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Lexi-tico: Ocupar

OCUPAR (o-ku-paɾ) From the Latin occupāre. So, you may be thinking this Spanish word slightly resembles the English word “occupy,” right? Like in “to occupy a territory” (as an infinitive) or “the restroom is occupied” (as an adjective). And,

lexitico ocupar

OCUPAR (o-ku-paɾ)

From the Latin occupāre. So, you may be thinking this Spanish word slightly resembles the English word “occupy,” right? Like in “to occupy a territory” (as an infinitive) or “the restroom is occupied” (as an adjective). And, as a matter of fact, “occupy” is an accurate translation for the Spanish verb “ocupar.”

In Spanish, you may say that “una casa es ocupada por sus inquilinos”, which translates as “a house is occupied by its tenants.” Nonetheless, “ocupado”, as an adjective, may also translate as “busy.” This means that the meaning of “ocupado” needs to be inferred based on the context and the subject (person/thing).

And, to make things even more interesting, many people in Costa Rica (and Mexico) also use the verb “ocupar” to mean that they need something, that is, “ocupar” is equivalent to “necesitar” (to need). Why? Who came up with that equivalence in meaning? Those questions go beyond the purpose of this text, but clearly shows that, as with any other language, culture has a definitive influence on how language evolves over time.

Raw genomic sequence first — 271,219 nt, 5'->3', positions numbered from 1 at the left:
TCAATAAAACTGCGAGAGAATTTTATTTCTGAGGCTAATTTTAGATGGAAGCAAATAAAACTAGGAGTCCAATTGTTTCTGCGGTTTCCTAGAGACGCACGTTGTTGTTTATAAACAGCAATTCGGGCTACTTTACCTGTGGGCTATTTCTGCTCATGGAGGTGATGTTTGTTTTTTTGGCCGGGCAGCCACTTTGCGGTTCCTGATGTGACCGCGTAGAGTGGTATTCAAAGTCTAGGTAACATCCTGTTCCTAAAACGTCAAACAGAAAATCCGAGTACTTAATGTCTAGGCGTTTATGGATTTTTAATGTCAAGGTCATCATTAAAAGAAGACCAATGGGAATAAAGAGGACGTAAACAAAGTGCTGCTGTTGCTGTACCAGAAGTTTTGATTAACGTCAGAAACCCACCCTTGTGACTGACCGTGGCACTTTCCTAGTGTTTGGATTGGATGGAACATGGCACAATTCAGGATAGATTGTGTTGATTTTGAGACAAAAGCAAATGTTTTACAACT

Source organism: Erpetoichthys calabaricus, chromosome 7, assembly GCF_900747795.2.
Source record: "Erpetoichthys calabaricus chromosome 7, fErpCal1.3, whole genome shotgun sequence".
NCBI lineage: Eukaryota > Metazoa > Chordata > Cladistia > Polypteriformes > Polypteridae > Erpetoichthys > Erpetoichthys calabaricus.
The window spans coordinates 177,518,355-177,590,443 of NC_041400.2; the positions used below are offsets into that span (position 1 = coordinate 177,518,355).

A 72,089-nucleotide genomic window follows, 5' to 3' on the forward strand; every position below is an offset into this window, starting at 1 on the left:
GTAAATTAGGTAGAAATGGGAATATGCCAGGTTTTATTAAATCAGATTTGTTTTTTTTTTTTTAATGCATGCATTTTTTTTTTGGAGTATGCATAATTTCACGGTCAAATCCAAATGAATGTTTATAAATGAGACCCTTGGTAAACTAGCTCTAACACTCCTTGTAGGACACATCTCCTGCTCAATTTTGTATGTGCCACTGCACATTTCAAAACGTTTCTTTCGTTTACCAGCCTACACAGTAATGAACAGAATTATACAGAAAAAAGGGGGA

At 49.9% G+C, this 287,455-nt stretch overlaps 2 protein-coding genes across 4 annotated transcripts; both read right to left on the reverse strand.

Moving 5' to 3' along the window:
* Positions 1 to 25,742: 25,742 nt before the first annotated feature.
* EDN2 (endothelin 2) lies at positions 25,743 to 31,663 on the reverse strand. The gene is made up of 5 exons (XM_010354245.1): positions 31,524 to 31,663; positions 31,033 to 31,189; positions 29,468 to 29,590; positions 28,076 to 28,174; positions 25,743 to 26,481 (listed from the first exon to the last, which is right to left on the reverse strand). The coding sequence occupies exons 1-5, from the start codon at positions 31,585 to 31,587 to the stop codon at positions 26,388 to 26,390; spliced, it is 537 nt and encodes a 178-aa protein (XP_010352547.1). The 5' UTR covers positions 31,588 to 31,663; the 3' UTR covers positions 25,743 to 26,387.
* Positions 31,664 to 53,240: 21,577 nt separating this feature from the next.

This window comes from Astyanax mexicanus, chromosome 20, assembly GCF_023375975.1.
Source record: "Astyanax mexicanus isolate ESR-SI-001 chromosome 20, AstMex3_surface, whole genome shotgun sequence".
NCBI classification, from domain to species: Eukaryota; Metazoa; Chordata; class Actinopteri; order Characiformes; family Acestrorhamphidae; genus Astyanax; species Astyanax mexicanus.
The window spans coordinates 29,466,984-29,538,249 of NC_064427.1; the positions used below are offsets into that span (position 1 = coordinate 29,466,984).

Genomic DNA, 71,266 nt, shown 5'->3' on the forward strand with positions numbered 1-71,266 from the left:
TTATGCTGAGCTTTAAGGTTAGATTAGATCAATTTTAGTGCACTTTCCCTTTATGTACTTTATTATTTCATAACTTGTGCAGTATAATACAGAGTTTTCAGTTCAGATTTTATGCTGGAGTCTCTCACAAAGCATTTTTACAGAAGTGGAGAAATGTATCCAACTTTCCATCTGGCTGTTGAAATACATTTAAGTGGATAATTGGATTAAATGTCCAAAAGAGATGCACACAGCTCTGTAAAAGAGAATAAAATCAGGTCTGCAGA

So, next time you hear a Tico/Tica say that they “ocupan” something, they will most likely be saying that they need something.

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jezamora@outlierlegal.com

Official Translator with 15+ years of experience in fields like law, immigration, business, technology, and banking. 5+ years of experience as an English/Spanish/Portuguese translator. Freelance translator for agencies in the U.S., Mexico, and Brazil.

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